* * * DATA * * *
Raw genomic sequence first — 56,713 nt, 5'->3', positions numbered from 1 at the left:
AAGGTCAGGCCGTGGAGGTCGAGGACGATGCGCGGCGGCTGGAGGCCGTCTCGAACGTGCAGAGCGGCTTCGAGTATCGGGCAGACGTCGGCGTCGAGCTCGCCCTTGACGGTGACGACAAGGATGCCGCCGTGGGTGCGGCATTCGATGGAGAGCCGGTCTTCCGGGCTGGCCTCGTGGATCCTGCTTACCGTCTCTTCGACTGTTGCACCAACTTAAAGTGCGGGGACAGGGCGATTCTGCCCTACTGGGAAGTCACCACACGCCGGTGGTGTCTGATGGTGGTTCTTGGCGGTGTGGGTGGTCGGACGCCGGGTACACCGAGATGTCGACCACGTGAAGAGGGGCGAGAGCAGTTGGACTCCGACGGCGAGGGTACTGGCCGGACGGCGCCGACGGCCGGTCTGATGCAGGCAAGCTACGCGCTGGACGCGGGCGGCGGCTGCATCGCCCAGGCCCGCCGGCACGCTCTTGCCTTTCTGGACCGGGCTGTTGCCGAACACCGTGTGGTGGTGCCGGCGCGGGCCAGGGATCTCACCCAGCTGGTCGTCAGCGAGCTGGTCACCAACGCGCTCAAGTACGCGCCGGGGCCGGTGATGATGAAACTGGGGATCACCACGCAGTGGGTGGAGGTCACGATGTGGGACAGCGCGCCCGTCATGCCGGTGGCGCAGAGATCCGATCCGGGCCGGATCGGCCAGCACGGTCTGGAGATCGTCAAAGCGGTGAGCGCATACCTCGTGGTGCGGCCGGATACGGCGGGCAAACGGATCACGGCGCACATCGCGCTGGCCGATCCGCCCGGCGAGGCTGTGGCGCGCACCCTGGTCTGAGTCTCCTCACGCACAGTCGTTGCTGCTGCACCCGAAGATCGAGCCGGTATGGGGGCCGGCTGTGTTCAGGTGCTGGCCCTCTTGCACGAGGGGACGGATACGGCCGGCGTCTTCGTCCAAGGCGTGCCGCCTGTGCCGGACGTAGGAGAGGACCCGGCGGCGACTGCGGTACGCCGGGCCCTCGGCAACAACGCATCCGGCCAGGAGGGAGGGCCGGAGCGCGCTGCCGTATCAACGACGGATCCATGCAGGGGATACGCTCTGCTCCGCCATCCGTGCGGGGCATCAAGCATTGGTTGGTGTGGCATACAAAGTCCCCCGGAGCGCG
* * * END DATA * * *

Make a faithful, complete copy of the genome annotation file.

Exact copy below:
Raw genomic sequence first — 56,713 nt, 5'->3', positions numbered from 1 at the left:
AAGGTCAGGCCGTGGAGGTCGAGGACGATGCGCGGCGGCTGGAGGCCGTCTCGAACGTGCAGAGCGGCTTCGAGTATCGGGCAGACGTCGGCGTCGAGCTCGCCCTTGACGGTGACGACAAGGATGCCGCCGTGGGTGCGGCATTCGATGGAGAGCCGGTCTTCCGGGCTGGCCTCGTGGATCCTGCTTACCGTCTCTTCGACTGTTGCACCAACTTAAAGTGCGGGGACAGGGCGATTCTGCCCTACTGGGAAGTCACCACACGCCGGTGGTGTCTGATGGTGGTTCTTGGCGGTGTGGGTGGTCGGACGCCGGGTACACCGAGATGTCGACCACGTGAAGAGGGGCGAGAGCAGTTGGACTCCGACGGCGAGGGTACTGGCCGGACGGCGCCGACGGCCGGTCTGATGCAGGCAAGCTACGCGCTGGACGCGGGCGGCGGCTGCATCGCCCAGGCCCGCCGGCACGCTCTTGCCTTTCTGGACCGGGCTGTTGCCGAACACCGTGTGGTGGTGCCGGCGCGGGCCAGGGATCTCACCCAGCTGGTCGTCAGCGAGCTGGTCACCAACGCGCTCAAGTACGCGCCGGGGCCGGTGATGATGAAACTGGGGATCACCACGCAGTGGGTGGAGGTCACGATGTGGGACAGCGCGCCCGTCATGCCGGTGGCGCAGAGATCCGATCCGGGCCGGATCGGCCAGCACGGTCTGGAGATCGTCAAAGCGGTGAGCGCATACCTCGTGGTGCGGCCGGATACGGCGGGCAAACGGATCACGGCGCACATCGCGCTGGCCGATCCGCCCGGCGAGGCTGTGGCGCGCACCCTGGTCTGAGTCTCCTCACGCACAGTCGTTGCTGCTGCACCCGAAGATCGAGCCGGTATGGGGGCCGGCTGTGTTCAGGTGCTGGCCCTCTTGCACGAGGGGACGGATACGGCCGGCGTCTTCGTCCAAGGCGTGCCGCCTGTGCCGGACGTAGGAGAGGACCCGGCGGCGACTGCGGTACGCCGGGCCCTCGGCAACAACGCATCCGGCCAGGAGGGAGGGCCGGAGCGCGCTGCCGTATCAACGACGGATCCATGCAGGGGATACGCTCTGCTCCGCCATCCGTGCGGGGCATCAAGCATTGGTTGGTGTGGCATACAAAGTCCCCCGGAGCGCG